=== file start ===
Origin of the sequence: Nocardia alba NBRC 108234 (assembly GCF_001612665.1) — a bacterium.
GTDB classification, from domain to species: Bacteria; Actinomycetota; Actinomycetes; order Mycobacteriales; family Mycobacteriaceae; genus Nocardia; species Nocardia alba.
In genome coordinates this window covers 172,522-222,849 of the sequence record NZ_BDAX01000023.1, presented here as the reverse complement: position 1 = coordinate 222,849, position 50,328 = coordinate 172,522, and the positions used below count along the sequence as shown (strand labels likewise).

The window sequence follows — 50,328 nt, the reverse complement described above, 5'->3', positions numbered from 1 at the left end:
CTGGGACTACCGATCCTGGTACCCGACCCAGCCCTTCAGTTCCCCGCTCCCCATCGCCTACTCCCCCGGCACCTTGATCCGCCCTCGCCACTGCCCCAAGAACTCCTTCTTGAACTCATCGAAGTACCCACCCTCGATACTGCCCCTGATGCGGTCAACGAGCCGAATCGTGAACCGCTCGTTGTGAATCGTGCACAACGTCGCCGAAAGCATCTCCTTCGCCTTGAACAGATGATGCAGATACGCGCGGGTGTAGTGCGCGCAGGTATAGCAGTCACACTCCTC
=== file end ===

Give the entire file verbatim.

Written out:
Origin of the sequence: Nocardia alba NBRC 108234 (assembly GCF_001612665.1) — a bacterium.
GTDB classification, from domain to species: Bacteria; Actinomycetota; Actinomycetes; order Mycobacteriales; family Mycobacteriaceae; genus Nocardia; species Nocardia alba.
In genome coordinates this window covers 172,522-222,849 of the sequence record NZ_BDAX01000023.1, presented here as the reverse complement: position 1 = coordinate 222,849, position 50,328 = coordinate 172,522, and the positions used below count along the sequence as shown (strand labels likewise).

The window sequence follows — 50,328 nt, the reverse complement described above, 5'->3', positions numbered from 1 at the left end:
CTGGGACTACCGATCCTGGTACCCGACCCAGCCCTTCAGTTCCCCGCTCCCCATCGCCTACTCCCCCGGCACCTTGATCCGCCCTCGCCACTGCCCCAAGAACTCCTTCTTGAACTCATCGAAGTACCCACCCTCGATACTGCCCCTGATGCGGTCAACGAGCCGAATCGTGAACCGCTCGTTGTGAATCGTGCACAACGTCGCCGAAAGCATCTCCTTCGCCTTGAACAGATGATGCAGATACGCGCGGGTGTAGTGCGCGCAGGTATAGCAGTCACACTCCTC